Monday, July 4, 2011
Falcon Independence Day
(Transcript of today's For the Birds)
If you have any money to spare in these tough times, PLEASE consider donating to Duluth's Peregrine Watch program!
Every year right around the Fourth of July, baby Peregrine Falcons make a break for independence by taking their first flights. Since May they’ve been peering out of the nesting box on the Greysolon Plaza building, and they’ve spent many hours flapping their wings and then jumping from the box to the ledge of the building, and walking tentatively along the ledge. But the first leap from the ledge or box into mid-air requires both a leap of faith and some anti-gravity karma. We’ve lost birds in past years who crashed into windows, and because so many tourists flock to Duluth during the very weekend that the birds are most vulnerable, heavy downtown traffic is a huge risk.
I spent several hours downtown on both Saturday and Sunday, watching the newly-fledged chicks. I joined Hawk Ridge’s Peregrine Watch group, led by the effervescent Julie O’Connor, on Saturday. The one named Waters took her first flight on Saturday morning, and then stayed in one place, sitting tight on some ventilation ductwork, the entire day. She can be recognized at the right angle with good binoculars because her leg band has a W and a 71.
The other chick, named Laura, fledged on Friday, so she was a bit more adventurous, flying on several rooftops. Her leg band has a W and a 70.
Julie is an excellent observer and also has some magical peregrine intuition—she always seems to know where all the birds are.
On Sunday, I tracked them with the wonderful photographer Mike Furtman.
One bird sat tight for several hours on one of the ornamental decorations on the Greysolon building. We assumed that one was Waters...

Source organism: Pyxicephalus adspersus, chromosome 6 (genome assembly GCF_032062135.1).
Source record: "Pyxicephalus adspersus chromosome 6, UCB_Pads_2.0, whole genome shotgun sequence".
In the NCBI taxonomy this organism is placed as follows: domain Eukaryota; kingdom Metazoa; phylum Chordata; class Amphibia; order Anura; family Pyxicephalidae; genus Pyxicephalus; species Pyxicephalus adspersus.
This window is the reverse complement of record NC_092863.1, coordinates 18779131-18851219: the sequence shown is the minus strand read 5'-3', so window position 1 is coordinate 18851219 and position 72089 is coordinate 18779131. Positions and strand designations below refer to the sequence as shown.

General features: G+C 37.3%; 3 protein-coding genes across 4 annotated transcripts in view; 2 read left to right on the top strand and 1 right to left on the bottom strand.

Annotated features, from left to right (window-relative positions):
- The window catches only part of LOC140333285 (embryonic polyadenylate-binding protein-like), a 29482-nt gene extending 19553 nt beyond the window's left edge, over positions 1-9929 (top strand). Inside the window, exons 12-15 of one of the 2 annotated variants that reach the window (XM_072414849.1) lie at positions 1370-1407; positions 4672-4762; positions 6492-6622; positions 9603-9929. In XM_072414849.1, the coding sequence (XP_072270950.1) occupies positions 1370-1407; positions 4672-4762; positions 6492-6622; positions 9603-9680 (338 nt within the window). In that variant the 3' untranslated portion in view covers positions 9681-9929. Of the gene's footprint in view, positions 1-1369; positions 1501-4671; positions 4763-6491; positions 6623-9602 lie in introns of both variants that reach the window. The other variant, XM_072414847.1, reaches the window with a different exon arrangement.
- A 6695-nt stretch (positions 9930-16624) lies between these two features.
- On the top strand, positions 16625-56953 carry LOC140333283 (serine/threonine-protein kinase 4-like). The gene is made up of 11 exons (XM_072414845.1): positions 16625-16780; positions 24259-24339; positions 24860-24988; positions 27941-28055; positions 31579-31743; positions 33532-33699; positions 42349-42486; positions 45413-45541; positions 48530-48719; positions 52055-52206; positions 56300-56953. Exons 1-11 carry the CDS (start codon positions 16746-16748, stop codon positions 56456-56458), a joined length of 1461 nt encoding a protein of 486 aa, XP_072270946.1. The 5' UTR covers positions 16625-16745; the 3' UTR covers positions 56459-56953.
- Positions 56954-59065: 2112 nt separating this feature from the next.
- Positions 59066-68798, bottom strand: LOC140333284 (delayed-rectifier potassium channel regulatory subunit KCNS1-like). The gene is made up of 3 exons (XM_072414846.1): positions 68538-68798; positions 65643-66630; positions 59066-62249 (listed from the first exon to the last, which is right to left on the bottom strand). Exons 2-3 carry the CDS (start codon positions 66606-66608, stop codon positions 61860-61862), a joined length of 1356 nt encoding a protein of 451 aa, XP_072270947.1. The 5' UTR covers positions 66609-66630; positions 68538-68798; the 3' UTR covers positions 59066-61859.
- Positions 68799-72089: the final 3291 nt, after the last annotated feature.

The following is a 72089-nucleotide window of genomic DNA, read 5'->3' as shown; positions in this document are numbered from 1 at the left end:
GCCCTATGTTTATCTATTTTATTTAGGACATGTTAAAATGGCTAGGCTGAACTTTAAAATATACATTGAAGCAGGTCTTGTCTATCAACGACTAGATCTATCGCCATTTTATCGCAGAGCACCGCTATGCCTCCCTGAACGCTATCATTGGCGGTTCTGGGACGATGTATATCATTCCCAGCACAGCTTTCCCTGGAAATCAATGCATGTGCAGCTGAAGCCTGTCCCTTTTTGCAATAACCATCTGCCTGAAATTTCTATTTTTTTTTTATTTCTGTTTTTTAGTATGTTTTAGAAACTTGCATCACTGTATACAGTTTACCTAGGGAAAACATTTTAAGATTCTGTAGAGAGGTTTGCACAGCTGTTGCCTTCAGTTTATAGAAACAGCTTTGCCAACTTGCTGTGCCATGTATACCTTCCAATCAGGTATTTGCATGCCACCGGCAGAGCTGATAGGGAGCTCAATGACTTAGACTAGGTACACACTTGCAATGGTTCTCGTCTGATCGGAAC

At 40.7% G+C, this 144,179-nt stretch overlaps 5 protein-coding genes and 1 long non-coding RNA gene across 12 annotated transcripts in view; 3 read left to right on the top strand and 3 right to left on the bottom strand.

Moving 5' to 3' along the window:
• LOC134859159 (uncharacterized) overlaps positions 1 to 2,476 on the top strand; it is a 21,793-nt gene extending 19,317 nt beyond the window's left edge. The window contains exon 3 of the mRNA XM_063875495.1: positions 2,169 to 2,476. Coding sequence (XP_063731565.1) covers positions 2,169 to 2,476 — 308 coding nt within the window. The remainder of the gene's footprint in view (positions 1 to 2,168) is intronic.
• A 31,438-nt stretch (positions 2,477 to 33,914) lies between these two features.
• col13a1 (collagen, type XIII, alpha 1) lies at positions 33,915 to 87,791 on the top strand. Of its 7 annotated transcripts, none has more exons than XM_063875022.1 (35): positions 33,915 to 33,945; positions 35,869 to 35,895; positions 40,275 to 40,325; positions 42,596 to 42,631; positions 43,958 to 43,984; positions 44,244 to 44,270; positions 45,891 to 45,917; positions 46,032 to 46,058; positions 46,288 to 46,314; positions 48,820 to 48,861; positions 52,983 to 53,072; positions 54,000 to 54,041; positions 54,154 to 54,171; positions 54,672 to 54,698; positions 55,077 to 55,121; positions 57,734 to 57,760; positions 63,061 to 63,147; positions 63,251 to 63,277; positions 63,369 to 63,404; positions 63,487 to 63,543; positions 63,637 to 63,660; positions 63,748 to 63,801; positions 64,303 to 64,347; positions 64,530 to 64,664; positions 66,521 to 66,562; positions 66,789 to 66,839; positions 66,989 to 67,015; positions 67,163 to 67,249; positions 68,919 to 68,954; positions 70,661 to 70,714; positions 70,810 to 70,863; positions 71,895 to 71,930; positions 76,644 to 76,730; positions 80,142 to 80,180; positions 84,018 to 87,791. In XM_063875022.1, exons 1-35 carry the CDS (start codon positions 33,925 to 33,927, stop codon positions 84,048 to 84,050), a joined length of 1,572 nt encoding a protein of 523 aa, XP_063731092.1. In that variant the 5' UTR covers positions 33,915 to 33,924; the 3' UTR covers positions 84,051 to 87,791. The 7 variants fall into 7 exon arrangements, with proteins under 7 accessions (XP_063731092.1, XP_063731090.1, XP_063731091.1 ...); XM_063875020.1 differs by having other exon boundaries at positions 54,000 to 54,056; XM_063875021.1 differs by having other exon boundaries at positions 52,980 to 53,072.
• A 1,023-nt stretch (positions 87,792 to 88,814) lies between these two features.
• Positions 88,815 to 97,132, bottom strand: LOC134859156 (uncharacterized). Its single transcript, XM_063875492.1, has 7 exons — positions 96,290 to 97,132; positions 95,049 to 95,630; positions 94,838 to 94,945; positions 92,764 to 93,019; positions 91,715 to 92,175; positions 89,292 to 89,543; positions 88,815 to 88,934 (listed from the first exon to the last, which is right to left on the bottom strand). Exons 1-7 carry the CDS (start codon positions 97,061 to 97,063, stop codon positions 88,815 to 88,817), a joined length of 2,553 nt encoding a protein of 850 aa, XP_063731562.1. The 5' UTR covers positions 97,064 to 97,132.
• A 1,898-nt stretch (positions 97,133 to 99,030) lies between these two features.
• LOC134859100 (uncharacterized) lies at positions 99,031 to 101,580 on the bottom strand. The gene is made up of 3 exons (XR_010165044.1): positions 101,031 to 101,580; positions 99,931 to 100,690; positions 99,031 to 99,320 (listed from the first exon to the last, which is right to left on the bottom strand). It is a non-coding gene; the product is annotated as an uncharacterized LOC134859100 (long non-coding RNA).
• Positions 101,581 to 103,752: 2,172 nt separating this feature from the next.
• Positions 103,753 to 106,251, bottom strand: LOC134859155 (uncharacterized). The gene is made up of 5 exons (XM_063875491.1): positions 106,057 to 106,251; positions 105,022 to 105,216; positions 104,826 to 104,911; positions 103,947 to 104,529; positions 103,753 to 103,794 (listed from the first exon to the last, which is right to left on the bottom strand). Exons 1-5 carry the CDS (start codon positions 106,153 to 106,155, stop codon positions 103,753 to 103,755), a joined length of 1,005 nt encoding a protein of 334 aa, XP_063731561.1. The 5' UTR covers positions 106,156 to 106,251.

...and that the more restless one on the roof of the Duluth Opera House and the Norshor Theater Building was Laura until she came close enough for us to see the 71 on the band—she was actually Waters.
I got lots of photos. The female falcon nesting in the box on the Greysolon Building had been a bird named Amy from 2004 through last year, but she apparently died at some point before May, when people noticed that the bird nesting in the box had a different band number. The new female is named Jenna, and she has an entirely different nature from Amy.
The unbanded male who has been at the box since 2003 had great teamwork with Amy, who was big and aggressive, took on every Bald Eagle who came anywhere near, and took food from him in mid-air, and then took the lead in feeding the young. Jenna is milder mannered, and even sits back allowing her mate to feed the chicks, so he seems to be working harder this year.
Unlike Amy, Jenna allowed me to come rather close for photographs, though it’s tricky to get good angles when the birds are on rooftops.
Sunday evening while I was busy getting my photographs up on the internet, Laura the falcon was having adventures downtown. Julie O’Connor called me after getting a call from people at the casino telling her a bird had been grounded. Someone downtown had called 911 about it, and the dispatcher had alerted raptor expert Dave Evans, too. When Julie and I arrived, Laura was sitting on a car parked on Superior Street, with heavy traffic passing by and a small crowd assembled watching her.
Julie has been dealing with downed peregrines for quite a while, and she figured Laura would eventually fly up to a roof again, but we stayed put to ensure that when she did take off and lost altitude at first we could stop the traffic. It took at least 20 minutes, and the couple owning the car arrived well before Laura decided to release it to them, but they were patient.
Finally she took off, narrowly missing the windshield of a tall SUV but then gaining altitude and reaching the roof of the casino.
The next few days are going to be treacherous for the baby falcons, and scary for Julie and me and everyone else who has been following this little family. Julie says within a day or two, the flying part becomes very easy for them, but working out the landings is much trickier. I’ll breathe better when they’re truly independent.
Posted by Laura Erickson at 7:17 AM